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HOME > Classical Novels > For the Allinson Honor > CHAPTER XXIX THE JUMPERS
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 The sun was rising when Joe Thorpe made a hasty breakfast with his two companions in their camp beside the lode1. He was a logger by profession, though he had an extensive experience in prospecting2 for timber-rights and minerals. Big Joe was known as an honest man; that was why Frobisher had selected him to stake off a claim, and he had arrived late on the previous night after a forced march.  
"We ought to have a clear day or two before the first of the crowd that's following us comes in, but that's all," he said. "We want to get our prospecting done and the best locations picked before the rush begins, and we'll start as soon as you've finished."
"I'll be through in a minute," said one of the others with his mouth full. "It's a pretty fair deal Frobisher made with us and he's not the man to go back on one."
"That's more than I'd say of Mappin," remarked the third of the party. "He's in this somehow, isn't he? What was it Carnally said to you when we were getting ready to start, Joe?"
"Told me to watch out for the Mappin crowd. It seems Mappin's put Scaith, who made the trouble over the Newark timber-rights, on to the job. The fellow's a crook3, and two of the others have been mixed up in jumping rows. Now we like Carnally, and he allowed he was on to a good thing in the Allinson claims. Any[Pg 305]how, Watkins, you've had enough for one man. Let up on the pork and bring along the drill."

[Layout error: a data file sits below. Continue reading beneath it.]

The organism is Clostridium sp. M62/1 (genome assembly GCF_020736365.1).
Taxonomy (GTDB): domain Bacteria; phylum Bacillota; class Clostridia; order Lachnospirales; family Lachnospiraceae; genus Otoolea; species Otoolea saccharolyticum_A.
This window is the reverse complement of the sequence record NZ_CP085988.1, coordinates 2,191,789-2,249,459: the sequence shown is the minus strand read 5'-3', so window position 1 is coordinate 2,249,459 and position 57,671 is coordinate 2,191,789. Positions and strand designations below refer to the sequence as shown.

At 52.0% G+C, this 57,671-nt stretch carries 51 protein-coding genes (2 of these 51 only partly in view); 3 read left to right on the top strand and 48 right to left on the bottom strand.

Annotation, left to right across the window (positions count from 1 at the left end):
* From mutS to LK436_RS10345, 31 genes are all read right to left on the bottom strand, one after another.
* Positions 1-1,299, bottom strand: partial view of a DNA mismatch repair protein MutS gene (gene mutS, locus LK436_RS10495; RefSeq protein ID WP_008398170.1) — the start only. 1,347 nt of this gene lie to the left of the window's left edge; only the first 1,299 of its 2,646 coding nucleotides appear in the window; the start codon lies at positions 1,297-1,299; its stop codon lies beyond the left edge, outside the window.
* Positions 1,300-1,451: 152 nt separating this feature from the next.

They set to work, and it was late in the afternoon when, stripped to shirt and trousers and dripping with perspiration4, Joe stopped for a few moments to look about. Thirty feet behind him the creek5 swirled6 furiously around a rocky head, the steep face of which was fumed7 and scarred by giant-powder. A stake was driven into the crest8 of the promontory9, another could be seen a short distance back, and straggling jack-pines and spruces followed the edge of the bank. The ground had been disturbed all round and was strewn with piles of soil and stones.
"I guess the Allinson outfit10 know their business," he observed. "It looks a curious way to pitch a claim, but if you come to figure out the thing, it gives them the best frontage they could get. This corner post's just where I'd have put it. If they'd located it a bit to the right, it would have swung their line off the richest stuff. There's no room for us here on pay dirt: we'll move higher up."
He took a few steps forward but stopped suddenly at a sharp crash followed by a puff11 of vapor12 that curled up among the rocks ahead. Great fragments leaped out of it, and Joe ran for his life as one large piece that turned over as it sped came toward him. It fell short with a heavy thud and he swung around angrily.
"What in thunder are you firing two sticks for where you weren't told?" he cried.
"Watkins likes a big charge," grinned his companion. "He's surely rough on giant-powder."
The third man came toward them and explained.
"That blamed Allinson corner post shoves us back, and I wanted to see if we could squeeze in a block[Pg 306] beside them and keep on the ore, though I guess there's not much use in it. If I was a jumper, I'd shift that stake."
"You can't do it!" Joe replied promptly13. "We're acting14 square! But when the fumes15 have cleared, we'll look at what you've got."
The examination confirmed his opinion that they were shut out by the Allinson claim, which must be respected, and they moved farther up the lode. It was dusk when they stopped work, and they spent the following morning digging holes and firing shots before deciding on their locations. These they roughly marked with piles of stones, but there were distances to be carefully measured and bearings verified before their stakes were driven, and while they were getting dinner another party arrived. The men were ragged16 and weary, and the appearance of several was far from prepossessing.
"There's Scaith and Nepigon Jim," Watkins exclaimed. "Brought four other fellows with them. They're a tough-looking crowd."